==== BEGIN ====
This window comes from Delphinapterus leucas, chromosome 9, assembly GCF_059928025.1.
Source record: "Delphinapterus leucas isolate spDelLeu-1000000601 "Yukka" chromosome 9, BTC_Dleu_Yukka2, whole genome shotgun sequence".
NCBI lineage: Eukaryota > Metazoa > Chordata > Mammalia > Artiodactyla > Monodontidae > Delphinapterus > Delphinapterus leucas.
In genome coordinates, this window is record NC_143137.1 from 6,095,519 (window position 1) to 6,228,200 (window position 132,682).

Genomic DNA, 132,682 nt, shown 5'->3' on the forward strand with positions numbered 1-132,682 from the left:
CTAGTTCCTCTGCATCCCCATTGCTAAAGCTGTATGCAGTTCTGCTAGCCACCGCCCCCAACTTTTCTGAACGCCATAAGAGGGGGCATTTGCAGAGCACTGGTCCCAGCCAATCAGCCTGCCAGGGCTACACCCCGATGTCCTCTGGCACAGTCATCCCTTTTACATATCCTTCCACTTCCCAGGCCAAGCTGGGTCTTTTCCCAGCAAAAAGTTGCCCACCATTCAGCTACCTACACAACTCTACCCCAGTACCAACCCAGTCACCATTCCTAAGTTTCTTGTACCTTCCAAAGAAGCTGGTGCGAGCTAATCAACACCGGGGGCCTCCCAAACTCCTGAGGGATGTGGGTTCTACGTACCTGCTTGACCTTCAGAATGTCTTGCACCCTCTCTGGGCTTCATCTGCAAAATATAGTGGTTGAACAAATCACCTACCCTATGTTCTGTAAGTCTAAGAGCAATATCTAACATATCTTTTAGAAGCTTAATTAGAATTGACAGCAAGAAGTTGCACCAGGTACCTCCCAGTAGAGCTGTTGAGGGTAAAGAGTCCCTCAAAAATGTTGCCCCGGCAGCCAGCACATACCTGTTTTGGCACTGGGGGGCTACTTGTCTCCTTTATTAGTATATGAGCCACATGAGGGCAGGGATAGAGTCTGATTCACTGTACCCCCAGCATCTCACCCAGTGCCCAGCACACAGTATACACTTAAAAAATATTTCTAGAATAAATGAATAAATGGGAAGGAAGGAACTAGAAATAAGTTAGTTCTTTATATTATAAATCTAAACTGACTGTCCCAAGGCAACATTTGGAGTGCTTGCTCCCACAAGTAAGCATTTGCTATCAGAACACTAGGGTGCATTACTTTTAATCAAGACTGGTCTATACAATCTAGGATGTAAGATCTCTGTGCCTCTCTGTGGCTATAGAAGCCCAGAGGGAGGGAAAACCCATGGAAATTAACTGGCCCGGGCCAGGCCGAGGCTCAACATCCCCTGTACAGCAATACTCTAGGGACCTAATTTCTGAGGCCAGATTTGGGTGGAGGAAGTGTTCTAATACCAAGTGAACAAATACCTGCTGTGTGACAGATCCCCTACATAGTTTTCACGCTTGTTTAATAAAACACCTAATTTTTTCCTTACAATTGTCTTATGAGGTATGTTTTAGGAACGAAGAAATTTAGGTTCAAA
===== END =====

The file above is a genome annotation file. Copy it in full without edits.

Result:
This window comes from Delphinapterus leucas, chromosome 9, assembly GCF_059928025.1.
Source record: "Delphinapterus leucas isolate spDelLeu-1000000601 "Yukka" chromosome 9, BTC_Dleu_Yukka2, whole genome shotgun sequence".
NCBI lineage: Eukaryota > Metazoa > Chordata > Mammalia > Artiodactyla > Monodontidae > Delphinapterus > Delphinapterus leucas.
In genome coordinates, this window is record NC_143137.1 from 6,095,519 (window position 1) to 6,228,200 (window position 132,682).

Genomic DNA, 132,682 nt, shown 5'->3' on the forward strand with positions numbered 1-132,682 from the left:
CTAGTTCCTCTGCATCCCCATTGCTAAAGCTGTATGCAGTTCTGCTAGCCACCGCCCCCAACTTTTCTGAACGCCATAAGAGGGGGCATTTGCAGAGCACTGGTCCCAGCCAATCAGCCTGCCAGGGCTACACCCCGATGTCCTCTGGCACAGTCATCCCTTTTACATATCCTTCCACTTCCCAGGCCAAGCTGGGTCTTTTCCCAGCAAAAAGTTGCCCACCATTCAGCTACCTACACAACTCTACCCCAGTACCAACCCAGTCACCATTCCTAAGTTTCTTGTACCTTCCAAAGAAGCTGGTGCGAGCTAATCAACACCGGGGGCCTCCCAAACTCCTGAGGGATGTGGGTTCTACGTACCTGCTTGACCTTCAGAATGTCTTGCACCCTCTCTGGGCTTCATCTGCAAAATATAGTGGTTGAACAAATCACCTACCCTATGTTCTGTAAGTCTAAGAGCAATATCTAACATATCTTTTAGAAGCTTAATTAGAATTGACAGCAAGAAGTTGCACCAGGTACCTCCCAGTAGAGCTGTTGAGGGTAAAGAGTCCCTCAAAAATGTTGCCCCGGCAGCCAGCACATACCTGTTTTGGCACTGGGGGGCTACTTGTCTCCTTTATTAGTATATGAGCCACATGAGGGCAGGGATAGAGTCTGATTCACTGTACCCCCAGCATCTCACCCAGTGCCCAGCACACAGTATACACTTAAAAAATATTTCTAGAATAAATGAATAAATGGGAAGGAAGGAACTAGAAATAAGTTAGTTCTTTATATTATAAATCTAAACTGACTGTCCCAAGGCAACATTTGGAGTGCTTGCTCCCACAAGTAAGCATTTGCTATCAGAACACTAGGGTGCATTACTTTTAATCAAGACTGGTCTATACAATCTAGGATGTAAGATCTCTGTGCCTCTCTGTGGCTATAGAAGCCCAGAGGGAGGGAAAACCCATGGAAATTAACTGGCCCGGGCCAGGCCGAGGCTCAACATCCCCTGTACAGCAATACTCTAGGGACCTAATTTCTGAGGCCAGATTTGGGTGGAGGAAGTGTTCTAATACCAAGTGAACAAATACCTGCTGTGTGACAGATCCCCTACATAGTTTTCACGCTTGTTTAATAAAACACCTAATTTTTTCCTTACAATTGTCTTATGAGGTATGTTTTAGGAACGAAGAAATTTAGGTTCAAA